Fashion Hong Kong F/W 2020


Justin Park

(Photo by Justin Park)

Faith Choi, Contributing Writer

Collections are at the mercy of their designer. Often, they are reflections of a nation’s culture, a love note to a fragment of the past or a daring prediction of the future. The collections presented on Saturday, Feb. 8 by three designers in collaboration with Fashion Hong Kong were enamored by the ideal.

HEAVEN PLEASE+ kicked off their show by playing Urge Overkill’s “Girl You’ll Be A Woman Soon” to accompany the pieces which was, appropriately enough, the corresponding title of their collection. Flower prints on girlish silhouettes, enormous pearl necklaces and leather opera gloves with diamond bracelets dominated the runway, painting Lary Cheung and Yi Chan’s vision of what a girl on the cusp of womanhood looks like. Inspired by Princess Diana and the traditional attire of the British royal family, their pieces illustrated the somewhat paradoxical concept of a woman who is modern, royal and normal. The result was a series of gorgeous pastel-colored coats you’d want to wear out to afternoon tea in the spring and stiffly rolled-up hair without a single strand out of place.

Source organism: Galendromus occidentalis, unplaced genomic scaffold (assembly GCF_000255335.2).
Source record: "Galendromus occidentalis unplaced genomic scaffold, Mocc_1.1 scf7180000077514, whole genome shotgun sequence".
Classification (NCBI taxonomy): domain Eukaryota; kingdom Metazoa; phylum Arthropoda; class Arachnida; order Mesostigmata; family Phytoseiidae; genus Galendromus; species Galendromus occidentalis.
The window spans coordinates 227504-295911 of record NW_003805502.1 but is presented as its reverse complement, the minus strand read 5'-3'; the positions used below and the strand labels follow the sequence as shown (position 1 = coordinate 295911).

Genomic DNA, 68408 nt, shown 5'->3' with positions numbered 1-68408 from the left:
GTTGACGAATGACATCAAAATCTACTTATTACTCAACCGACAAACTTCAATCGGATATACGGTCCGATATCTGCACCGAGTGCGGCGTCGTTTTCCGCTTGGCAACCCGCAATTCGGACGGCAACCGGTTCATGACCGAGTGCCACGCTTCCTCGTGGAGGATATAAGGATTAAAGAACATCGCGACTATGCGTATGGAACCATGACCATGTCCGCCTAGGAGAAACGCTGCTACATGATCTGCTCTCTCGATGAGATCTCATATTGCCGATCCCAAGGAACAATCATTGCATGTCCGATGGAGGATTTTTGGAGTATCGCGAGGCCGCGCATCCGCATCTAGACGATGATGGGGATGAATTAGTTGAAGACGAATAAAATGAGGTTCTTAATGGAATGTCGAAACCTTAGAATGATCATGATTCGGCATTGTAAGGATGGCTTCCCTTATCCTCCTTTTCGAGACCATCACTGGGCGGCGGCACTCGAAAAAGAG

Sun Lam’s love for fun headwear and character motifs carried through in SUN=SEN’s F/W collection, which was inspired by “Nice Ghost,” a character who “asks that we abandon” thoughts about stereotypes and stigmas “in our daily dialogues.” Ultimately, it felt like Lam wanted to encourage reminiscence on key elements and objects of our childhood, all of which appealed to the sensory experience of touch — fuzzy pom-poms dangling off the fingertips of gloves, stuffed animals attached to hoodies and sweaters and teddy bear fabric pockets. It felt chaotic and wildly put together — but so is childhood, and perhaps that was exactly what Lam was aiming for.

The show rounded off with Harrison Wong’s presentation, which brought the overall maximal theme down a notch. Army-green sportswear ruled the runway, color blocked by blue and pastel-pink that achieved effortless gender-neutral pieces. The bobby pin hairbands on each of the models gave each look a unique twist and Wong’s signature contrast to the sporty attire that they wore. Casual but formal, matte but shiny, neutral but bold — Wong continued to play within his boundaries and safe space.

Read more of WSN’s New York Fashion Week coverage here. Email Faith Choi at [email protected].